How is your medical business positioned for the rest of 2020 and the remainder of the financial year? Are you prepared for what’s on the horizon?
When the Coronavirus pandemic hit, many medical businesses experienced disruption and had to abruptly change direction by reducing operating capacity, changing patient consultation models or even temporarily closing. With government concessions winding down, medical businesses will likely have to change again.
So how can medical businesses prepare for the unknown and position themselves better to be more resilient and take advantage of new prospects now and in the future?
1. Review your cash flow forecasts and take advantage of COVID-19 concessions
In business, a common saying is “cash is king”, because a business will fail if there is insufficient cash flow. Regular cash flow forecasting needs to be a fundamental component in the management and planning of your business to help build your financial resilience.
Inadequate cash flow forecasting can leave businesses dangerously exposed in hard times or unprepared when they need to demonstrate sustainability to external parties.
We recommend a three-month cash flow forecast, as this timeline is short enough to reduce uncertainty, but long enough to allow time to react.
To build a cash flow forecast, a medical business could, for example, start by looking at their surgical lists to estimate income from patient fees. Next look at pending payments such as wages, insurances, memberships, office expenses and loan repayments. The business should also look at the COVID-19 concessions available to them.
The ATO has encouraged businesses impacted by COVID-19 to engage with them to discuss relief options and tailored support plans to fit their circumstances. Such support may include the deferral of tax payments, the remission of penalties and interest, and the provision of low interest payment plans, all of which could positively impact cash flow and be built into the cash flow forecast.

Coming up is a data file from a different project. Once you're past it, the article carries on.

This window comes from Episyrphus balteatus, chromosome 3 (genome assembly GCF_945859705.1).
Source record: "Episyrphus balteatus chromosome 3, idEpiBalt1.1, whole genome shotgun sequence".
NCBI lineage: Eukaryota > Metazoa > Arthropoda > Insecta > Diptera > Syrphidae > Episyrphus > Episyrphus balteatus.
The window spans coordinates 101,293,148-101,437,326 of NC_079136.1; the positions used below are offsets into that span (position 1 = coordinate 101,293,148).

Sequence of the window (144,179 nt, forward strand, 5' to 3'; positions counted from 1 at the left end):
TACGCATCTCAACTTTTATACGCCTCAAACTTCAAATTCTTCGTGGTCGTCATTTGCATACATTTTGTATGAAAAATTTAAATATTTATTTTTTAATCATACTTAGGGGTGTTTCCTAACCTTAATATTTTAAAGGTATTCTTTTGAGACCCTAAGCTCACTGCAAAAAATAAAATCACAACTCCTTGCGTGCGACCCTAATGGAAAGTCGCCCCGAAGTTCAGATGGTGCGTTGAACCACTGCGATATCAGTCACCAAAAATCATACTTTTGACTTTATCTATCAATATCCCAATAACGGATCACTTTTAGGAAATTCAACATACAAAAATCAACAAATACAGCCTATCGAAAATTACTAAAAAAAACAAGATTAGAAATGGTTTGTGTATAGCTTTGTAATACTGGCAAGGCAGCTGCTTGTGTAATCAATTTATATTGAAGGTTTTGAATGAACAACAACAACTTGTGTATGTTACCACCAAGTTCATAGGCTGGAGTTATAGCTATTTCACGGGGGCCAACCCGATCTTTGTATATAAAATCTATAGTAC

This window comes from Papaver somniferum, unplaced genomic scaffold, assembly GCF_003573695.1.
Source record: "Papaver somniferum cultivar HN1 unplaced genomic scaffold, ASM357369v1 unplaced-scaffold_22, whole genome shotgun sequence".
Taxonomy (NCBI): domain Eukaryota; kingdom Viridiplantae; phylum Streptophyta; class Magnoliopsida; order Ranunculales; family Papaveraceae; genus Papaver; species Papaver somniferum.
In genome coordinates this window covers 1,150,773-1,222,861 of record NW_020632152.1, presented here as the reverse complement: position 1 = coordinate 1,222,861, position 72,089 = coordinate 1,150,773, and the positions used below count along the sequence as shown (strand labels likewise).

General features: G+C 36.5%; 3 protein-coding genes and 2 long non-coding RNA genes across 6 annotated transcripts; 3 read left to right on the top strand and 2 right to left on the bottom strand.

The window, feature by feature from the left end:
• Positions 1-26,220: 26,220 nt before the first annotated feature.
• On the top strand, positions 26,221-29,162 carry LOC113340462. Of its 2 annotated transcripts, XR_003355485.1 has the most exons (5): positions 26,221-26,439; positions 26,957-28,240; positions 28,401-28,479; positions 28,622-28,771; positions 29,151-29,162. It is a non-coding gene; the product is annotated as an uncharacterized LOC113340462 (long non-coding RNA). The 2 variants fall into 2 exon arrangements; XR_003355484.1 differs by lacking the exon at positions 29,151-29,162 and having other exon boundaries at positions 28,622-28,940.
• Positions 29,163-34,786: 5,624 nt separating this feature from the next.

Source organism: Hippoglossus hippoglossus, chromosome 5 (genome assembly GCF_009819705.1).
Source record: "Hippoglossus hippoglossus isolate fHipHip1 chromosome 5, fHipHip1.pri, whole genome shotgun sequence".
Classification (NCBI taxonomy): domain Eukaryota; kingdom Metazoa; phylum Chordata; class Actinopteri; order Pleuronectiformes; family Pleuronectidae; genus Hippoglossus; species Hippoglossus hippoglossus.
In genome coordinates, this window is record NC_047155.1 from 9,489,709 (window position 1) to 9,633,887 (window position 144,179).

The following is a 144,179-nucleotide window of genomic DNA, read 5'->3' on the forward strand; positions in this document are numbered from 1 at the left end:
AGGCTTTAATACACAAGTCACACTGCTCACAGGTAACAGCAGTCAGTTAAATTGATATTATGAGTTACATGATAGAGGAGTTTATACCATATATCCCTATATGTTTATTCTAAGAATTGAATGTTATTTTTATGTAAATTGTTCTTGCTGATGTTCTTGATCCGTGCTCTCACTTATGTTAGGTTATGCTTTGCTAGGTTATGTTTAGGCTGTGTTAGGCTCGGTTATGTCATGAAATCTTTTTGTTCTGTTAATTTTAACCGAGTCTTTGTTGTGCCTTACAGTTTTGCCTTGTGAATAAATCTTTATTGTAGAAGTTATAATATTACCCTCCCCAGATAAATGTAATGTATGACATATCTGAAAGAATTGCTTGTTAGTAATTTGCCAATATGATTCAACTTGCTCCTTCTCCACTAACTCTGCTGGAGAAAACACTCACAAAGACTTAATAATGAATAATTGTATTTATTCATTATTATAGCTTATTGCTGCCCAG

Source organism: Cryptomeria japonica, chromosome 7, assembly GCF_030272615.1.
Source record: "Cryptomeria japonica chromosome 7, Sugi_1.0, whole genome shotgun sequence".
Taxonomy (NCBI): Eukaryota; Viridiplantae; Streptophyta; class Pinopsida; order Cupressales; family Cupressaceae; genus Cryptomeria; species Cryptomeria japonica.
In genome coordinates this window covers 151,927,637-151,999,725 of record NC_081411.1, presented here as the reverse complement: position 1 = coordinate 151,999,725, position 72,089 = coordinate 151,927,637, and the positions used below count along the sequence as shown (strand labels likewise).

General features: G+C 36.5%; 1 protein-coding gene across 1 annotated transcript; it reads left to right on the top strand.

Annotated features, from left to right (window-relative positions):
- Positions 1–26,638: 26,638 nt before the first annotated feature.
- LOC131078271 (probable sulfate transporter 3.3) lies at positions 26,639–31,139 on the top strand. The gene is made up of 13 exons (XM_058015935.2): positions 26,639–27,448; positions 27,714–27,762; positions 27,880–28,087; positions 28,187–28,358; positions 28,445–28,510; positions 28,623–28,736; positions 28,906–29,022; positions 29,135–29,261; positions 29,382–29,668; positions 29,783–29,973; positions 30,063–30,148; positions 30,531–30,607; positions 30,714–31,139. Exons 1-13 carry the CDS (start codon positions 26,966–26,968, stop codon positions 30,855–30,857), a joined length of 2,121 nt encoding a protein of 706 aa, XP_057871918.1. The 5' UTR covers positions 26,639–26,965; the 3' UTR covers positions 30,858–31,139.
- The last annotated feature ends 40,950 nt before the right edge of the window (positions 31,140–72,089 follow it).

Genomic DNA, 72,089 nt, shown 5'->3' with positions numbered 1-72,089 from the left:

Medical businesses are also starting to embrace online payment systems to improve cash flow by receiving patient payments faster. These online payment systems are integrated into practice management software and provide on-the-spot claims for health funds through one online portal, which also saves businesses administration time.
2. Communicate openly with everyone including medical suppliers, patients, staff, your accountant and the ATO
Whether it is staff conversations, supplier negotiations or finance discussions, medical businesses need to communicate openly with all stakeholders and plan and prepare for potentially difficult conversations. By preparing for possible scenarios now, you can be ready to act if, for example, you need to scale back operations or move to mostly telehealth consultations.
With COVID-19 concessions changing, you also need to communicate with staff regarding the business’ eligibility for JobKeeper and whether they will be receiving top up payments.